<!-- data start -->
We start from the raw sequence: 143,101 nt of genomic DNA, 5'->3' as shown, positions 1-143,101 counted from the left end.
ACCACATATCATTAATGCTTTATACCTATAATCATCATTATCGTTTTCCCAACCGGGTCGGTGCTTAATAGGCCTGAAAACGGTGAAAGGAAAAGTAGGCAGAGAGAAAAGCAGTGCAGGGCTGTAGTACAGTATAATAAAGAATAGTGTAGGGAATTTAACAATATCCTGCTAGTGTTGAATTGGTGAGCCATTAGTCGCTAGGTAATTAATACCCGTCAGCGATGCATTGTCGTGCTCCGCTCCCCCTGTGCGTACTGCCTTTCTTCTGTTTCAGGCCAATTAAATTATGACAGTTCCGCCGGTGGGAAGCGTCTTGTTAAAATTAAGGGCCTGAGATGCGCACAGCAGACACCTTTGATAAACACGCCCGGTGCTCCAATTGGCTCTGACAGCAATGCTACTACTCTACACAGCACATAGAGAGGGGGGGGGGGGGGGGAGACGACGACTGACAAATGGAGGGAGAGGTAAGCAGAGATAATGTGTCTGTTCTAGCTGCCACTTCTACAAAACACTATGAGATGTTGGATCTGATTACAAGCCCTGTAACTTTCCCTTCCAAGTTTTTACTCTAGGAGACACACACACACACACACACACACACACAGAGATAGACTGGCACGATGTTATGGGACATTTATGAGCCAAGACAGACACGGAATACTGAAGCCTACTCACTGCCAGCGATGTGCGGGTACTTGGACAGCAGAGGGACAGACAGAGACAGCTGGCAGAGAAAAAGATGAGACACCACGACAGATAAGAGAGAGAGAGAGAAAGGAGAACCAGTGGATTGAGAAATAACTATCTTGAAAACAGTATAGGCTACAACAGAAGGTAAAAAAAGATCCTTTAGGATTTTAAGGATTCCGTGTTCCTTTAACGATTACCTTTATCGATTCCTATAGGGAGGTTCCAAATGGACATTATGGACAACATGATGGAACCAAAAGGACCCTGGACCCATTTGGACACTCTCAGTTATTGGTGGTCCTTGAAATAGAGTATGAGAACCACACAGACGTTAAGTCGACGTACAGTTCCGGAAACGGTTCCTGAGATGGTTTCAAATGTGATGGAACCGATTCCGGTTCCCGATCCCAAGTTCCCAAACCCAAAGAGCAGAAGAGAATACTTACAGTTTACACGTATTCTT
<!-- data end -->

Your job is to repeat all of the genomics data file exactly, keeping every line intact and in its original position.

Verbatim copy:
We start from the raw sequence: 143,101 nt of genomic DNA, 5'->3' as shown, positions 1-143,101 counted from the left end.
ACCACATATCATTAATGCTTTATACCTATAATCATCATTATCGTTTTCCCAACCGGGTCGGTGCTTAATAGGCCTGAAAACGGTGAAAGGAAAAGTAGGCAGAGAGAAAAGCAGTGCAGGGCTGTAGTACAGTATAATAAAGAATAGTGTAGGGAATTTAACAATATCCTGCTAGTGTTGAATTGGTGAGCCATTAGTCGCTAGGTAATTAATACCCGTCAGCGATGCATTGTCGTGCTCCGCTCCCCCTGTGCGTACTGCCTTTCTTCTGTTTCAGGCCAATTAAATTATGACAGTTCCGCCGGTGGGAAGCGTCTTGTTAAAATTAAGGGCCTGAGATGCGCACAGCAGACACCTTTGATAAACACGCCCGGTGCTCCAATTGGCTCTGACAGCAATGCTACTACTCTACACAGCACATAGAGAGGGGGGGGGGGGGGGGAGACGACGACTGACAAATGGAGGGAGAGGTAAGCAGAGATAATGTGTCTGTTCTAGCTGCCACTTCTACAAAACACTATGAGATGTTGGATCTGATTACAAGCCCTGTAACTTTCCCTTCCAAGTTTTTACTCTAGGAGACACACACACACACACACACACACACACAGAGATAGACTGGCACGATGTTATGGGACATTTATGAGCCAAGACAGACACGGAATACTGAAGCCTACTCACTGCCAGCGATGTGCGGGTACTTGGACAGCAGAGGGACAGACAGAGACAGCTGGCAGAGAAAAAGATGAGACACCACGACAGATAAGAGAGAGAGAGAGAAAGGAGAACCAGTGGATTGAGAAATAACTATCTTGAAAACAGTATAGGCTACAACAGAAGGTAAAAAAAGATCCTTTAGGATTTTAAGGATTCCGTGTTCCTTTAACGATTACCTTTATCGATTCCTATAGGGAGGTTCCAAATGGACATTATGGACAACATGATGGAACCAAAAGGACCCTGGACCCATTTGGACACTCTCAGTTATTGGTGGTCCTTGAAATAGAGTATGAGAACCACACAGACGTTAAGTCGACGTACAGTTCCGGAAACGGTTCCTGAGATGGTTTCAAATGTGATGGAACCGATTCCGGTTCCCGATCCCAAGTTCCCAAACCCAAAGAGCAGAAGAGAATACTTACAGTTTACACGTATTCTT